Core the Granny Smith apples. With a mandolin or sharp knife, carefully cut the apples into very thin, round slices. Immerse the apple slices in the bowl of ice water with the lemon juice. With the knife, trim the top and bottom of the fennel bulb, removing protruding stalks. With the mandolin or knife, cut the fennel bulb into very thin, round cross-section slices. Immerse the fennel slices in another bowl of ice water.
With the knife, trim the tops and bottoms from the beets. Scrub the beets dry with a kitchen brush, rinsing well. Dry thoroughly with paper towels. With the mandolin or knife, cut the beets into very thin, round slices. Immerse the beet slices in another bowl of ice water.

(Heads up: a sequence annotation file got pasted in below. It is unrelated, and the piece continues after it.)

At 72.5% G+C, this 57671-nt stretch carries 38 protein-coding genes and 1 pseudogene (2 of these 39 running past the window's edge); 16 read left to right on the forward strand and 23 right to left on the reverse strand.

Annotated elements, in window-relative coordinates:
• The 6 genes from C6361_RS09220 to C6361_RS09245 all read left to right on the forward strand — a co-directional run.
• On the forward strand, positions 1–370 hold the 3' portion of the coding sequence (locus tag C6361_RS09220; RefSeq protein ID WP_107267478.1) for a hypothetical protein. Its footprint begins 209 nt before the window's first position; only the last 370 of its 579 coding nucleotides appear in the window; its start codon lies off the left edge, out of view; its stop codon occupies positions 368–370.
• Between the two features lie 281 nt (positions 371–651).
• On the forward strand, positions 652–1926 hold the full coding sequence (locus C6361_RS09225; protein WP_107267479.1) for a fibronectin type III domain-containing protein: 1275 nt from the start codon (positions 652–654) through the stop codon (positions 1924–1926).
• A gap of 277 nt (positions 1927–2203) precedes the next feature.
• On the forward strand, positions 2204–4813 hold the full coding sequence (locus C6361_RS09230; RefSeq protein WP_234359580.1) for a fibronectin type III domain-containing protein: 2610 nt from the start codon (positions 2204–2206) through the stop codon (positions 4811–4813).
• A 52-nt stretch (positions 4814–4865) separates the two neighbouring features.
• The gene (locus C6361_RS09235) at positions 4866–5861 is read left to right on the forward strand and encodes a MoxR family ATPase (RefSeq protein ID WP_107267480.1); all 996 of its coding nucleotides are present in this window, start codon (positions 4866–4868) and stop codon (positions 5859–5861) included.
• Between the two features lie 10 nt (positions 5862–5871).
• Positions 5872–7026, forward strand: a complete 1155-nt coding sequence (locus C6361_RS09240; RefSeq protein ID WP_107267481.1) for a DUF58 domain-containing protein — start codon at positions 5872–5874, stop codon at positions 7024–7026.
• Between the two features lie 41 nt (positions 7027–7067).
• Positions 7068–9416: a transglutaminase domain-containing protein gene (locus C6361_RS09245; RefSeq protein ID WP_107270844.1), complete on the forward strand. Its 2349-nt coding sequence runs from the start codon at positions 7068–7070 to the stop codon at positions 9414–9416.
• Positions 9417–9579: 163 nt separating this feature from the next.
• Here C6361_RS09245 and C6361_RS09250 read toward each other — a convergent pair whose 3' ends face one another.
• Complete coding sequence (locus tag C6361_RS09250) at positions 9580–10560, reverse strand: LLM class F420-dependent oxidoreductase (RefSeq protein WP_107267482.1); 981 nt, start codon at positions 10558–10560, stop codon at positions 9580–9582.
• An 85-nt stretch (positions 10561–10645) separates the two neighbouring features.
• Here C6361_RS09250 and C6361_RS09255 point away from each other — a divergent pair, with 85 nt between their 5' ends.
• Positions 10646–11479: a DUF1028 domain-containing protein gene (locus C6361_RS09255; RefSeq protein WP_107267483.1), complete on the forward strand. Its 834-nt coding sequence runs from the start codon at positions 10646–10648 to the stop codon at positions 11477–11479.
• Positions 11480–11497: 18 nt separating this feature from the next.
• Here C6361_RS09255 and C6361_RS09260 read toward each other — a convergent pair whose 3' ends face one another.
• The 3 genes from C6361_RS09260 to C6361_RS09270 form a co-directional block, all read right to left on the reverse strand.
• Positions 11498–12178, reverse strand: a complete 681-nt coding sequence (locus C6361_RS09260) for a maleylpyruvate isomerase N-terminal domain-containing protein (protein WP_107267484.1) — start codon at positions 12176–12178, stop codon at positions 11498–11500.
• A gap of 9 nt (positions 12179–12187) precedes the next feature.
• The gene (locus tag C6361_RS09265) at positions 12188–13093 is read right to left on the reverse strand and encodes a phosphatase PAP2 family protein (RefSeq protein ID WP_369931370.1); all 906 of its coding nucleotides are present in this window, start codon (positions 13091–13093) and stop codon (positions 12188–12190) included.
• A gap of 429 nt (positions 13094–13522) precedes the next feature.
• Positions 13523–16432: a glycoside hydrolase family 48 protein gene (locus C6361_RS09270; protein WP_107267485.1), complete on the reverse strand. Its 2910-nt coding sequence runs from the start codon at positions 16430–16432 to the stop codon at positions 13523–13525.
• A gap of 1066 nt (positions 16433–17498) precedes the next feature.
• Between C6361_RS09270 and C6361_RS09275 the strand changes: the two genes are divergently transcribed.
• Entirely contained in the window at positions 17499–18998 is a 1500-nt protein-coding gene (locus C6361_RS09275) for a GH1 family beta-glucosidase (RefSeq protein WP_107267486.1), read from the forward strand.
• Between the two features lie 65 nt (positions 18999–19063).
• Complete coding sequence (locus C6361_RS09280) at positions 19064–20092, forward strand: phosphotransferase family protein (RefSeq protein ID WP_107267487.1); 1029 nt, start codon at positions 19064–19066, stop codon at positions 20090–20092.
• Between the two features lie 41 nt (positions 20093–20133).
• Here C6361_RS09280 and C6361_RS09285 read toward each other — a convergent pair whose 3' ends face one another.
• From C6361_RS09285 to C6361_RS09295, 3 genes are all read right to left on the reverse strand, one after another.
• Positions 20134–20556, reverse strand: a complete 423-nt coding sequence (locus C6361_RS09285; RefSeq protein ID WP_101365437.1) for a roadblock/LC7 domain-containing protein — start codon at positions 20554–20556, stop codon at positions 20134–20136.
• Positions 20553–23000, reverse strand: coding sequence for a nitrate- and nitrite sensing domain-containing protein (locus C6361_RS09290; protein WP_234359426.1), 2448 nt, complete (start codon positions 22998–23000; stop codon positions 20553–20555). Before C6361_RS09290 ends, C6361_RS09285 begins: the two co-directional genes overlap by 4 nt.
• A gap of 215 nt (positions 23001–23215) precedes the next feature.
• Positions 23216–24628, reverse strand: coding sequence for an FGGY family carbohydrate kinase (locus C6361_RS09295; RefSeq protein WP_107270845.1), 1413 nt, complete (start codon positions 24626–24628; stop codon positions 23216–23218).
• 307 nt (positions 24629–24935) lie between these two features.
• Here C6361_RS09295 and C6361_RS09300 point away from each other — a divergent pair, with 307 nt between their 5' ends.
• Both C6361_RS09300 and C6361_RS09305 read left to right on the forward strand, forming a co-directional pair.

With a sharp, serrated knife, peel each orange thickly enough to remove not just the white peel but also the outer membranes of the fruit segments beneath. Then, holding the peeled orange over a bowl, cut between the fruit of each segment and the membrane on either side to free the segment, letting it drop into the bowl. Set the segments aside. Trim the stalk ends of the Brussels sprouts. With your fingers, carefully separate and remove the leaves from each sprout, keeping them whole and stopping when you get down to the tight core of smaller leaves that can no longer be separated easily. Reserve the cores for another use.
Heat a medium sauté pan, over medium-high heat. Add the olive oil and, as soon as it is hot enough to swirl freely in the pan, add the Brussels sprout leaves and sauté them, stirring continuously, until they begin to turn a light golden color, 45 seconds to 1 minute. Season to taste with salt and pepper. Transfer to a bowl and set aside.